Catching a wild mouse?

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Catching a wild mouse?

Post by azrarae on Fri 03 Nov 2017, 12:57 am

I know nothing about mice, let’s start with that. But I do have an extra setup for a rodent, I have a couple crittertrails connected together that my hamster used to be in and I feel it might be okay for a mouse or 2? If not that’s okay, I just wont get mice then, I’d want them to be happy. My uncle has an infestation in his tackroom and he regularly kills 2-3 a day. There’s been a couple babies I’ve spotted lately, and I really don’t want them to get killed. Would it be okay for me to take a wild mouse from their home and stick them in a cage? If so or if not I have been eyeing up some feeder mice anyways on Kijiji. Just thought maybe I’d see about catching one that’s bound to die soon instead. Oh and anyway to tell what type they are? They are longer bodied slim fully brown little guys with long tails and my oh my I did not know mice could jumps so high! I’m on my iPhone do not really sure how this I post a picture of them.


Last edited by azrarae on Fri 03 Nov 2017, 1:01 am; edited 1 time in total (Reason for editing : because my grammar and spelling is horible)
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Re: Catching a wild mouse?

Post by AnonymousMouseOwner on Fri 03 Nov 2017, 1:20 am

A crittertrail is under the minimum cage size. If you'd like to get some fancy mice, I'd suggest a ten gallon tank with a secure screen lid. They are big enough, make a great starter cage, and are relatively cheap. However, it's best not to keep the wild mice if they are in good enough health to be released. You can catch them and release them somewhere far away from your house like a farm or wild area, and they will live a much happier life out in the wild where they belong. Wild mice don't make great pets anyways, they are wild animals and can carry diseases, so it's best to leave them where they belong, in the wild. Smile Regular pet mice, often labeled as "Fancy" or "Feeder" mice, make great pets, and do not carry all the diseases that wild mice do.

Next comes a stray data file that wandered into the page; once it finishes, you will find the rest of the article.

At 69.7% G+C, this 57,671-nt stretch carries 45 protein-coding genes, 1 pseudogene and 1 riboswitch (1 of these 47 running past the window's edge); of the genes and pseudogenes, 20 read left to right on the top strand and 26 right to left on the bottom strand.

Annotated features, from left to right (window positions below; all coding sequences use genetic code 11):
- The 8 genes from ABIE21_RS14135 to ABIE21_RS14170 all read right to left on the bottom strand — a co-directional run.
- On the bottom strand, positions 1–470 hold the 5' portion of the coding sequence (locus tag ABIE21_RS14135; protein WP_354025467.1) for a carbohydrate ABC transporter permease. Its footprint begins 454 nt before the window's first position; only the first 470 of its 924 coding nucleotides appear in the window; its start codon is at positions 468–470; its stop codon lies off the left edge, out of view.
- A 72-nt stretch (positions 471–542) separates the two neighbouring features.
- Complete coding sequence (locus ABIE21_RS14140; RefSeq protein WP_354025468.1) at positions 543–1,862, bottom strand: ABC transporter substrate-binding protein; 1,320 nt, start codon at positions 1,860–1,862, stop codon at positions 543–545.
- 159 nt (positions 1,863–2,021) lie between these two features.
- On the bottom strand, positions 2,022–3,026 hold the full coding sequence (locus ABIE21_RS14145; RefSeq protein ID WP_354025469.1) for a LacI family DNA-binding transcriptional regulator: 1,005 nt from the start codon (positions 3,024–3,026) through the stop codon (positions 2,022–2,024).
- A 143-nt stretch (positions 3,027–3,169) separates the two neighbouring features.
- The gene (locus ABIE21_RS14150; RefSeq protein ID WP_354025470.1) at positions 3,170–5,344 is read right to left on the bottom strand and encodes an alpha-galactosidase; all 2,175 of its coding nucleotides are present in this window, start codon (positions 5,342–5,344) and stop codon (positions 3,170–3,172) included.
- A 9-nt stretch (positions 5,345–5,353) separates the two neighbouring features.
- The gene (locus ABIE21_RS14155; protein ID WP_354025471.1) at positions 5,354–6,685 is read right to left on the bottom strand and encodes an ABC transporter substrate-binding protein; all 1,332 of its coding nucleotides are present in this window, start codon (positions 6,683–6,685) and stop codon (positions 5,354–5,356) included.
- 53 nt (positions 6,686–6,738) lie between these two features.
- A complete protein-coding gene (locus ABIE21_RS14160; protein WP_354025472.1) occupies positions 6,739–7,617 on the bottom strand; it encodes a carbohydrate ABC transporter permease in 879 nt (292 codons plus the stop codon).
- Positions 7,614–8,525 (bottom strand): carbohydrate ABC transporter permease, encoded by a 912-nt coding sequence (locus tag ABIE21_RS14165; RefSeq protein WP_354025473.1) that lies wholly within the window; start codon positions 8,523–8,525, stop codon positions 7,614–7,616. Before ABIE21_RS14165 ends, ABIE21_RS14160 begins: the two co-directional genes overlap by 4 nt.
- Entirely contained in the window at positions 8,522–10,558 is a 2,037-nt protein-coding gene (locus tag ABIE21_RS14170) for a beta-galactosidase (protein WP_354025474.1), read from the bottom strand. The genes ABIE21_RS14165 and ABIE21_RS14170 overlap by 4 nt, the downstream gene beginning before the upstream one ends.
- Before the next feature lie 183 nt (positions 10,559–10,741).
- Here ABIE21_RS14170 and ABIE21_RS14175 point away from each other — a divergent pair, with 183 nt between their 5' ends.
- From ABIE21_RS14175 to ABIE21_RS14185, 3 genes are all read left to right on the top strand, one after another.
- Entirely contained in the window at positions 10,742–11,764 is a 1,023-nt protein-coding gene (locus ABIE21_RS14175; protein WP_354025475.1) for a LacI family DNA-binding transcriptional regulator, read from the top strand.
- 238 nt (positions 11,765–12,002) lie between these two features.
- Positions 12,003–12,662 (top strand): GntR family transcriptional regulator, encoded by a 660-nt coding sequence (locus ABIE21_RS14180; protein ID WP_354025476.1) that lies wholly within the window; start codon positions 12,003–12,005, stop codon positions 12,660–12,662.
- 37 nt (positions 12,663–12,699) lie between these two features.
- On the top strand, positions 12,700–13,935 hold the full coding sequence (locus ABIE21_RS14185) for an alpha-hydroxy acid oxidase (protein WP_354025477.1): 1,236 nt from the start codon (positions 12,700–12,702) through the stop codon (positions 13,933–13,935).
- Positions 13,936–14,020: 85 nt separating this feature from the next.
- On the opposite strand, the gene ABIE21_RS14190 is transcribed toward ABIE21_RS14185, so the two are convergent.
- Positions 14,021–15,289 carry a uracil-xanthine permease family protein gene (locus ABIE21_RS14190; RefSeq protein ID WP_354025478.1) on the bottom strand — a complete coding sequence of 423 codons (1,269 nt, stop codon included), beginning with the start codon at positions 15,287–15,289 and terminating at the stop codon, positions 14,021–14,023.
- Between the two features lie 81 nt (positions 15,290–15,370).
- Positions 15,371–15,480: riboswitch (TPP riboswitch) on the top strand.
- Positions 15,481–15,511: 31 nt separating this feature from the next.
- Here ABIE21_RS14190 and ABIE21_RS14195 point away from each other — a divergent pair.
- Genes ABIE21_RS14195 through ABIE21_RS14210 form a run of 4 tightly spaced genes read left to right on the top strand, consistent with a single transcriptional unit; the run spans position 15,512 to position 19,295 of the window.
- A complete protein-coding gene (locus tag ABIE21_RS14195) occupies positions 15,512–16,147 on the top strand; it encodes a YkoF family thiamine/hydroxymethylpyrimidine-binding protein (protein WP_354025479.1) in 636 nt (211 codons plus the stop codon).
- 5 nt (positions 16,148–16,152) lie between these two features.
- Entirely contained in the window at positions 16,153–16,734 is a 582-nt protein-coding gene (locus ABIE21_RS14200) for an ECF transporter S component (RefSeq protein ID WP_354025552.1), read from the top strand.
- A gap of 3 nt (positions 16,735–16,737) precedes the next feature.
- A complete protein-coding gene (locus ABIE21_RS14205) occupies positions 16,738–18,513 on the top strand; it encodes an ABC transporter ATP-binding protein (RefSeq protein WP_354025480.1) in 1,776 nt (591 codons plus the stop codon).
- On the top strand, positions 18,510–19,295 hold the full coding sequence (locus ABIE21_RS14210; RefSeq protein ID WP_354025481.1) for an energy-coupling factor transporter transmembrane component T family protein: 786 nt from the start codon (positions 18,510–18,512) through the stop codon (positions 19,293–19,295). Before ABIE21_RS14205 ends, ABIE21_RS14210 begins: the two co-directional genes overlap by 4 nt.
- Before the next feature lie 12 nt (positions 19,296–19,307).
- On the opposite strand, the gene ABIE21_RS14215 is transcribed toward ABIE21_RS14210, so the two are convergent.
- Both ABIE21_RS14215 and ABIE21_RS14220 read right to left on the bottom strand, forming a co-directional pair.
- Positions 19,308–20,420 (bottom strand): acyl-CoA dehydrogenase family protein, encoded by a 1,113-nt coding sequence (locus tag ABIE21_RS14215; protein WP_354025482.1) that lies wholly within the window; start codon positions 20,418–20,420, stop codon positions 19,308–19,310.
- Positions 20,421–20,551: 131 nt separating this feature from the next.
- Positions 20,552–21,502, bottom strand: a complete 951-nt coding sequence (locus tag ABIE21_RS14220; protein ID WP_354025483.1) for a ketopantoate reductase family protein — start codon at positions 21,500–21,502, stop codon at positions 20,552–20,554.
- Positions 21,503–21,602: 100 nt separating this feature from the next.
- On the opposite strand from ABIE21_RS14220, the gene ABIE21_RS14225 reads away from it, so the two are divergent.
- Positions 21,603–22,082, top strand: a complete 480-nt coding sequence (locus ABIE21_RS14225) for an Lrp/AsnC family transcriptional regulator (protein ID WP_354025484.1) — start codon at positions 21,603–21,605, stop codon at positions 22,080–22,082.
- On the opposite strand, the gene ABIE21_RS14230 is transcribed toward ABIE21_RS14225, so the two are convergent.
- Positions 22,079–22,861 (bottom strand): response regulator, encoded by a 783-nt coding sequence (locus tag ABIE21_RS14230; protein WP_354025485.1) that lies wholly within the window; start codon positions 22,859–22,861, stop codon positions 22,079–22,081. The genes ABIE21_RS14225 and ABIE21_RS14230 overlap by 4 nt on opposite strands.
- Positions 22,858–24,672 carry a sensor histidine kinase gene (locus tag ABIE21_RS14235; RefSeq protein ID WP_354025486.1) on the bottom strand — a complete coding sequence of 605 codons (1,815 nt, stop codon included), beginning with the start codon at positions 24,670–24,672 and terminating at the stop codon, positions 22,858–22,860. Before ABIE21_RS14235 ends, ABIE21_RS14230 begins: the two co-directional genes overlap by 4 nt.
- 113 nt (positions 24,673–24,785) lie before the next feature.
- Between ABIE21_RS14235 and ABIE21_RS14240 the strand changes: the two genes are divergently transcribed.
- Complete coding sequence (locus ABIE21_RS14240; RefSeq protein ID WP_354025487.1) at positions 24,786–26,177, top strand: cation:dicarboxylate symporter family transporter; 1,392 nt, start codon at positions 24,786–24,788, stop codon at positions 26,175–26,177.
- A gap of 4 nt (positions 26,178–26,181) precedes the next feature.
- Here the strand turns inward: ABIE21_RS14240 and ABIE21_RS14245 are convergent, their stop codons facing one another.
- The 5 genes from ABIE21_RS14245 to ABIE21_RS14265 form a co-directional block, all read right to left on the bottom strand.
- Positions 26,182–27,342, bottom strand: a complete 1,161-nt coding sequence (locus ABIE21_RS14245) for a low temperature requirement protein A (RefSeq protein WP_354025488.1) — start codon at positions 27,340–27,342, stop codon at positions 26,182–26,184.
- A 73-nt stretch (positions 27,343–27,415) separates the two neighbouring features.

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Re: Catching a wild mouse?

Post by azrarae on Fri 03 Nov 2017, 1:28 am

Alright it’s best the to leave the little wild guys alone, makes sense. I’ve actually got a 10 gallon tank but it’s currently in use by my Betta, looking at the 2 different setups they seem like the 2 crittertrails attached have more floor surface, or that doesn’t matter because the floors aren’t together? And I thought mice would like to have other higher platforms to climb in as well? I’ve got the 2(ish) floor crittertrail and then a smaller single floor one with a bunch of extra tubing going places.
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Re: Catching a wild mouse?

Post by AnonymousMouseOwner on Fri 03 Nov 2017, 2:01 am

Well, I don't think it's a good idea to leave the mice in your house where they might become pests, but it isn't the best idea to keep them either. The kindest thing you could do is catch and release them somewhere that they have a good chance of surviving Smile

According to our cage calculator:

*We don't recommend 5g tanks (or their equivalent
in floor space for any habitat) for long term use by pet caregivers.

A 5 gallon tank is 16 x 8 inches, and an average sized Crittertrail is 14 x 8.5, making it smaller than a 5 gallon tank, which isn't even big enough for a single mouse, unfortunately. It should be continuous floor space, yes. A ten gallon could hold 3 female mice, or 1 lone male comfortably. Smile

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Re: Catching a wild mouse?

Post by Blessed on Fri 03 Nov 2017, 11:37 pm

Hi there.
Yeah, if your uncle is killing them, maybe you should catch them and then release them into the wild, like the others mentioned (but that's entirely up to you). And then get some feeder mice from the pet store, if you still want to keep a rescue critter? And I don't advise cages with bars AT ALL.. Mice are escape artists. My very large, fancy male mouse I'd had escaped from a simple, slightly-wider-than-normal spacing in the bars. So tanks are definitely best. And the mice you see are probably just normal field mice, which I call house mice if I see them inside, lol. =)

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